It helps to know the score

Although retail staff are as happy to help as ten years ago, a mystery shopping study revealed that product knowledge is lacking, while a friendly attempt to meet your needs rates higher than slick ads

Everyone remembers an instance of bad customer service, not least over the Christmas and sales periods – staff who seemingly have no idea where the item you want is situated, or surly and impudent service at the counter. So why is customer service getting worse?

Grass Roots recently completed its second mystery shopping study in ten years, Are You Being Served?, that investigated customer service, using 1,775 mystery shopper visits across a range of retail sectors. The research shows that staff are equally ready and willing to help as they were ten years ago, but less able to provide good customer service.

Comparing 2005 with 1995, the research shows that customer service in the high street is down by 3.3 per cent (from 82.0 per cent to 78.7 per cent) against objective criteria, and by 1.6 per cent (from 76.0 per cent to 74.4 per cent) on a subjective assessment. The objective measurements are based on defining and measuring the elements of service, from greeting to farewell, whereas the subjective verdict is an overall impression.

The mystery shoppers enacted credible, everyday customer events and visited outlets including supermarkets, estate agents, chemists, travel agents, pubs, banks and fast-food restaurants.

The only major difference between the 1995 and 2005 surveys was that some significant retail sectors had disappeared (utilities showrooms, for instance) and others had appeared (coffee shops and mobile phone outlets) in the meantime.

The single biggest change over the past ten years is that fewer staff have the product knowledge customers expect (down from 85.0 per cent to 78.0 per cent). This may be due to higher expectations, and the great service dilemma is to balance what customers would like to have against what they are prepared to pay for.

The biggest mover in the other direction was friendliness, up to 85.9 per cent from 80.0 per cent. Otherwise, fluctuations were relatively minor, with some aspects of customer service getting slightly better (eye contact, helpfulness) and others getting slightly worse (smile, politeness). Overall, there was little difference in what men and women reported, but male mystery shoppers gave distinctly better marks to chemists and coffee shops, while women reported much more favourably on travel agents.

Moving to the specifics of the 2005 survey, the key findings are that estate agents were deemed best at providing good customer service, followed by chemists and travel agents. Those that fared worst were fast-food outlets, DIY stores and supermarkets.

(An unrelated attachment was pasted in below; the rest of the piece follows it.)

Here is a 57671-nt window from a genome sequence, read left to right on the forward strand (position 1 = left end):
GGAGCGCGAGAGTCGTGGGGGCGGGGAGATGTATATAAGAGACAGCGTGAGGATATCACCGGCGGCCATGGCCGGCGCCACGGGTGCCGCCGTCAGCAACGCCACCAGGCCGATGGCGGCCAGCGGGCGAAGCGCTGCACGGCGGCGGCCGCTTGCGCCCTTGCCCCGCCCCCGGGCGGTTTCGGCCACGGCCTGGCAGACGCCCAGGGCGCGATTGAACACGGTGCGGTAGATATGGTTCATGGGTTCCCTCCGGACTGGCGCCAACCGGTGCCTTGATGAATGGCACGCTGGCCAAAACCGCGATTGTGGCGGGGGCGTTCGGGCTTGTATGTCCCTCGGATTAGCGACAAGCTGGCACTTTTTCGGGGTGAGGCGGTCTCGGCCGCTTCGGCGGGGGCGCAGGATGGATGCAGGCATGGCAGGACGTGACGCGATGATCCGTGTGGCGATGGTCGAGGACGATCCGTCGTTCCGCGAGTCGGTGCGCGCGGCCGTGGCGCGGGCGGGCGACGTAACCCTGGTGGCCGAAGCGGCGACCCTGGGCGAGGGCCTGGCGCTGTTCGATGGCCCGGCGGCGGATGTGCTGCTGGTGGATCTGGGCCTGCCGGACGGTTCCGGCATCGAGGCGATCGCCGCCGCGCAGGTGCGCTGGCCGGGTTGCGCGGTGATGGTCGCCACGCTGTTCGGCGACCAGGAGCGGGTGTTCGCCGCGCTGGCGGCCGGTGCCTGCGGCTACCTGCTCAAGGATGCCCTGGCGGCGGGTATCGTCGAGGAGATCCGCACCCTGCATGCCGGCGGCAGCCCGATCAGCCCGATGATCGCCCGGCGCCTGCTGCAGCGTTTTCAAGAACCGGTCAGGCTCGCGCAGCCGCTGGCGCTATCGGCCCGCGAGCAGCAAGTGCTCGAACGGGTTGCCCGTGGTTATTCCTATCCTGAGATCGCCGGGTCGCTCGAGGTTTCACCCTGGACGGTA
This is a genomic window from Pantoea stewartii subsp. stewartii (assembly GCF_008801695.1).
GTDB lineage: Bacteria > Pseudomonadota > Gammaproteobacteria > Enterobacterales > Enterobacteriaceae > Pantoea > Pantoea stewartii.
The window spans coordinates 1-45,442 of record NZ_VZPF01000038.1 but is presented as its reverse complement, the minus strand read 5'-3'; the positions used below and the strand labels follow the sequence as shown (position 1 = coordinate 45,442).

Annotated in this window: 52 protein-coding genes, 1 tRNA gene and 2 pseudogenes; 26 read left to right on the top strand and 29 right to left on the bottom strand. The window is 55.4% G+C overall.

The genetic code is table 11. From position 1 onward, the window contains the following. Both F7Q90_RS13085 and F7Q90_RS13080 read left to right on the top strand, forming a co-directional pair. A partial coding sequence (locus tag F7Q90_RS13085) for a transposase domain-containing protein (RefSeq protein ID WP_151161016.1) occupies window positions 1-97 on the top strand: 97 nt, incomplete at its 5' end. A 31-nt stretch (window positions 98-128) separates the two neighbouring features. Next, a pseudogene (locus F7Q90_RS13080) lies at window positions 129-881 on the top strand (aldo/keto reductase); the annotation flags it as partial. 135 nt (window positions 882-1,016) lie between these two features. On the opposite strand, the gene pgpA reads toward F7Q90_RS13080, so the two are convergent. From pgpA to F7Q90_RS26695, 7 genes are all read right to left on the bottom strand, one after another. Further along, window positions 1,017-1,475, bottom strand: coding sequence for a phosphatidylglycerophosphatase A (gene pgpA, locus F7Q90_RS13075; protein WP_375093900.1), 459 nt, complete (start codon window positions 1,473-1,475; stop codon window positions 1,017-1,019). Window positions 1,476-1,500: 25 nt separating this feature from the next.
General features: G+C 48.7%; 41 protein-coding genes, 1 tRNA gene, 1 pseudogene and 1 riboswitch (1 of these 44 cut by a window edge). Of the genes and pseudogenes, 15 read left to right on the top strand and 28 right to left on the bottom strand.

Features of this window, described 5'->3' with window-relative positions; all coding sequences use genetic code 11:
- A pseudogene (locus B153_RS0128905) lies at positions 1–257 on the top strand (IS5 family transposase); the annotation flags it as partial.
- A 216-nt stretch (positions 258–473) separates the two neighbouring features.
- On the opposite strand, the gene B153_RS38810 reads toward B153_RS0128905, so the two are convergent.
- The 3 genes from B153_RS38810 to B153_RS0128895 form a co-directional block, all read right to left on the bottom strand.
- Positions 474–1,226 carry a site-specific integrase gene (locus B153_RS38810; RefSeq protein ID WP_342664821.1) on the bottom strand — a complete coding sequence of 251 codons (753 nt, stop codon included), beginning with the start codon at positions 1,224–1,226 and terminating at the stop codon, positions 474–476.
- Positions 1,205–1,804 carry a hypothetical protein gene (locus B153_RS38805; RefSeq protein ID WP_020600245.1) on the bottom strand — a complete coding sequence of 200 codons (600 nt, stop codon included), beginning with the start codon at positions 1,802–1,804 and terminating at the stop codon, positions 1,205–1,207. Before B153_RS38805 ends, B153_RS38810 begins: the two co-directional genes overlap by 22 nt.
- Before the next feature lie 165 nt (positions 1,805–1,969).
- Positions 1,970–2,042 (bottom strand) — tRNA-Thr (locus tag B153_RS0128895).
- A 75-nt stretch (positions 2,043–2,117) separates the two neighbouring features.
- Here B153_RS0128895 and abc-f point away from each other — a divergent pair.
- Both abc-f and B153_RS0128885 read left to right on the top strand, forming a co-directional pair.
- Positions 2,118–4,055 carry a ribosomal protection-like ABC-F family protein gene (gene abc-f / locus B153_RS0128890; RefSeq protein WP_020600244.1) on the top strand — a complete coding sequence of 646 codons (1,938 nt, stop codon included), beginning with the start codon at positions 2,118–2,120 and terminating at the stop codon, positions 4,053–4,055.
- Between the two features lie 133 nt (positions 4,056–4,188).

As well as reporting on their visit, mystery shoppers were asked to say how likely they would be to use the outlet again and to recommend it to family/friends on the basis of the service they received – the important decisions that real customers make. The overall figures showed that 81.9 per cent would return to the outlet and 73.7 per cent would recommend it. Put it another way, it also means that 18.1 per cent would not go back and 26.3 per cent would not advise others to pay a visit.

Digging deeper, personal contact had the greatest influence on customers’ intentions – how staff greeted them, how well they met customers’ needs and how happy they seemed to help were much more influential reasons than anything to do with the environment or waiting time, even though the latter was given the equal lowest rating of 73.6 per cent when individual events were scored. (The other aspect with this low score was meeting needs, giving further support to the idea of a knowledge gap.)

Retailers have experienced changes in legislation (disability, data protection, financial selling) and are faced with customers who know their rights and how to secure them. As a result, many have focused on eliminating the negative, but they must also accentuate the positive.

As we know, consumers do business as much with people as they do with institutions or brands. The slickest advertising and creative surroundings can only be effective if the customer experience lives up to the expectations they create. Retailers would do well to remember that marketing is not just about creating brand awareness; it is the entire customer experience.

Are You Being Served? shows where there is clear room for improvement: the 25.9 per cent of staff who did not smile, the 26.4 per cent who did not meet customers’ needs and the 25.8 per cent who failed to give a friendly comment once the transaction was complete and the customer was leaving. Above all, companies should ensure that staff have a level of product knowledge that their customers expect.

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